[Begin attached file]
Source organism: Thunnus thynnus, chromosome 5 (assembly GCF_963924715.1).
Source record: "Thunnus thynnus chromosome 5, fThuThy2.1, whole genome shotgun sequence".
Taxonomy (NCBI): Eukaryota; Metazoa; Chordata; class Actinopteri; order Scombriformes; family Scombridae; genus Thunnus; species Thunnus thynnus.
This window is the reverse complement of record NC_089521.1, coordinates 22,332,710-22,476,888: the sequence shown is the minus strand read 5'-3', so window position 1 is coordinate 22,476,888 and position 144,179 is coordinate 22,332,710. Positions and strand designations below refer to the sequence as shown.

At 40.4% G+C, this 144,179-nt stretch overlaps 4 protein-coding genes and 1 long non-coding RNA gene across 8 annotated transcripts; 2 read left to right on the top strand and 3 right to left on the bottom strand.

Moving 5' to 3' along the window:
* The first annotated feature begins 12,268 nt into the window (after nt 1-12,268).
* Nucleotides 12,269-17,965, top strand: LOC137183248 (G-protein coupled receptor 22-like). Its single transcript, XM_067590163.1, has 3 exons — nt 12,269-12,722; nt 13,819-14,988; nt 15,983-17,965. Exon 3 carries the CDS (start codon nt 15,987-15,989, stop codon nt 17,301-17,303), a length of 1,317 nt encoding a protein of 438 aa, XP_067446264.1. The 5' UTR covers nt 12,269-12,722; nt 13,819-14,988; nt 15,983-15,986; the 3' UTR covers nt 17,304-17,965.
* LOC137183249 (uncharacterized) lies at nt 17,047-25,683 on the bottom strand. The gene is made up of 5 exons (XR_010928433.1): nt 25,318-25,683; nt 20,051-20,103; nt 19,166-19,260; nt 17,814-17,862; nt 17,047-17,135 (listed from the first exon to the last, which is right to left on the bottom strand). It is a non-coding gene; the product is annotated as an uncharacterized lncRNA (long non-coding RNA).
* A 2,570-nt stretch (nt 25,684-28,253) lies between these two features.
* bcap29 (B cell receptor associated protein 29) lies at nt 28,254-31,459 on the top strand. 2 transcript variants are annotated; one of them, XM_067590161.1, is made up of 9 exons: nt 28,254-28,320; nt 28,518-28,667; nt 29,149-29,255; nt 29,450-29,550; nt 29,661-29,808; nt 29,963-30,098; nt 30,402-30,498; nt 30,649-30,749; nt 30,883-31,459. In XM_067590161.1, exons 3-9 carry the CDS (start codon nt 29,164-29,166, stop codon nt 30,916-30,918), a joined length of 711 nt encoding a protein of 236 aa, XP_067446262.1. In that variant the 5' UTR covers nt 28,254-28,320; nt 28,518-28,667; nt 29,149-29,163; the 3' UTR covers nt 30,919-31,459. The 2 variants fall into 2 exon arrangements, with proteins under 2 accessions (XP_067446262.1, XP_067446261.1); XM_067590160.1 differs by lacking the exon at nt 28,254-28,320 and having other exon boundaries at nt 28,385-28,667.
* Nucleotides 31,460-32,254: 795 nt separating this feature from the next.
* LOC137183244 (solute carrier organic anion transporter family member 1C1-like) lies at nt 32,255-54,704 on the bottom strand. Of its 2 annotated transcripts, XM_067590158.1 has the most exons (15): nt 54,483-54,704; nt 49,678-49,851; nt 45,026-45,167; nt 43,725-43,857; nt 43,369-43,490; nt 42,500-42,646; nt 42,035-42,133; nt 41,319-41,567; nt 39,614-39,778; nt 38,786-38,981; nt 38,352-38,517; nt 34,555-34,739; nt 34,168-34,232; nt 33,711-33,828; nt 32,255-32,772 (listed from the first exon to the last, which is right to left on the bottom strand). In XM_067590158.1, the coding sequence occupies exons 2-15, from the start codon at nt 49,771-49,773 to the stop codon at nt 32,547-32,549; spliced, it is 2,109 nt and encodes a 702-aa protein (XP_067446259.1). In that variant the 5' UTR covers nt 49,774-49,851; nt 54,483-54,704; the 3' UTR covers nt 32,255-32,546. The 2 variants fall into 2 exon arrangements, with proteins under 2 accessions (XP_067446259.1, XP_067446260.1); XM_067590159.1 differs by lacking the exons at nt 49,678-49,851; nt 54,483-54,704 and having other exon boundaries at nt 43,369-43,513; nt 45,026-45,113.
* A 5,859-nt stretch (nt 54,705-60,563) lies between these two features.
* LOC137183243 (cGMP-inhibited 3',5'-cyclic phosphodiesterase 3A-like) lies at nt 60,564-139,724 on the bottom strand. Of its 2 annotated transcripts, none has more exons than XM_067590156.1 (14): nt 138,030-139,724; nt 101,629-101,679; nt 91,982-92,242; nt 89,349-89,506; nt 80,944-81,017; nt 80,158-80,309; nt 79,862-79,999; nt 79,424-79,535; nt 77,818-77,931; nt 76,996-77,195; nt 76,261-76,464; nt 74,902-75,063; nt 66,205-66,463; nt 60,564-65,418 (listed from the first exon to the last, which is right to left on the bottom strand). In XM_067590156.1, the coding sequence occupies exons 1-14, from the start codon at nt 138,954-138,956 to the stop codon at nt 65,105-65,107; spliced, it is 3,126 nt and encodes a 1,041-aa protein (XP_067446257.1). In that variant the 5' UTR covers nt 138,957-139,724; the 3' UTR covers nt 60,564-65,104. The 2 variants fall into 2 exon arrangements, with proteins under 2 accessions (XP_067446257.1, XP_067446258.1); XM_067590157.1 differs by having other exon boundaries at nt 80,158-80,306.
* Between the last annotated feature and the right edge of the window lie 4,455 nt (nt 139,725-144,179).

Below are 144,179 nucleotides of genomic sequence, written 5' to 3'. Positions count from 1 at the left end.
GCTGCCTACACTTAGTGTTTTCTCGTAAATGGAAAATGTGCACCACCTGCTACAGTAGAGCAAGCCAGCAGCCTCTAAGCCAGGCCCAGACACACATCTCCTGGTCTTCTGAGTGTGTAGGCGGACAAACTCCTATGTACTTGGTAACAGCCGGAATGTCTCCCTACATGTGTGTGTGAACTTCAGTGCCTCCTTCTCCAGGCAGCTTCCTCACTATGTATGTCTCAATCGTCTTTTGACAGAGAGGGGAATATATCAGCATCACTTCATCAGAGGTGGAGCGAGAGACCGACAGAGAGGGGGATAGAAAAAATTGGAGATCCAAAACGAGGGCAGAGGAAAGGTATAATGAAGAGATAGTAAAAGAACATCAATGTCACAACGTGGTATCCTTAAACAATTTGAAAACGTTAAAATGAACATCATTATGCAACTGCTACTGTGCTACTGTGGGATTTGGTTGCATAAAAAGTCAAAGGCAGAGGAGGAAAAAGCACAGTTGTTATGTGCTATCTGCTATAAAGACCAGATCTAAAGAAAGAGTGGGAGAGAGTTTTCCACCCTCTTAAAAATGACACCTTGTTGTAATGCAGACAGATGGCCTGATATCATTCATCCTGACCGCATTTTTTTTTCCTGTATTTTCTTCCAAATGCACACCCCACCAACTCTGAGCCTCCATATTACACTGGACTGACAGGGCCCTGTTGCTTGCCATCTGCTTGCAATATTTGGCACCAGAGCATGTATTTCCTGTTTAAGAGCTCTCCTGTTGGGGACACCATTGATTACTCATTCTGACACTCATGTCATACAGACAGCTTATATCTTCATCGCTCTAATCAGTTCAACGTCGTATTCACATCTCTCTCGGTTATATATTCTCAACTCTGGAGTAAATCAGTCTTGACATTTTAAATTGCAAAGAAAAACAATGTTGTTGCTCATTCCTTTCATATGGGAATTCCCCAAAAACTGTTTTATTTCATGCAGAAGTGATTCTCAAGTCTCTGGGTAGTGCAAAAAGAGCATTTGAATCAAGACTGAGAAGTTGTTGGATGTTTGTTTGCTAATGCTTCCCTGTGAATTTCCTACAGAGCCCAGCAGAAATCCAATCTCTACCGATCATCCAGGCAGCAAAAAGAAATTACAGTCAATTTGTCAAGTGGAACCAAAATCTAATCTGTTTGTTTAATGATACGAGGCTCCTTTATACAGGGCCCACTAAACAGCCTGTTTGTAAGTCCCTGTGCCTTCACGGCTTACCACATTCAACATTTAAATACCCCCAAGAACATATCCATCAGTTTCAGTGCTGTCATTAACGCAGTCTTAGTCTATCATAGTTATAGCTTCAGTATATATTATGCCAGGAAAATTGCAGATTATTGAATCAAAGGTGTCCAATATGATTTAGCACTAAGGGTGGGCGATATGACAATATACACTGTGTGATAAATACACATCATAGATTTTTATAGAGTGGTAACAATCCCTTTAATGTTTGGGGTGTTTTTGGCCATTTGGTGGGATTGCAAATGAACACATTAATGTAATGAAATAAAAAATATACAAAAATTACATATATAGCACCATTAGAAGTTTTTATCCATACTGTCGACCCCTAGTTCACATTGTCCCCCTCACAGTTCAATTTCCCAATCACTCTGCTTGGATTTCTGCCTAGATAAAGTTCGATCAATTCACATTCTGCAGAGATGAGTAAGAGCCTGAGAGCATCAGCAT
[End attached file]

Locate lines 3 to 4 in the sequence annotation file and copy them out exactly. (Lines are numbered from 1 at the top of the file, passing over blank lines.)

Taxonomy (NCBI): Eukaryota; Metazoa; Chordata; class Actinopteri; order Scombriformes; family Scombridae; genus Thunnus; species Thunnus thynnus.
This window is the reverse complement of record NC_089521.1, coordinates 22,332,710-22,476,888: the sequence shown is the minus strand read 5'-3', so window position 1 is coordinate 22,476,888 and position 144,179 is coordinate 22,332,710. Positions and strand designations below refer to the sequence as shown.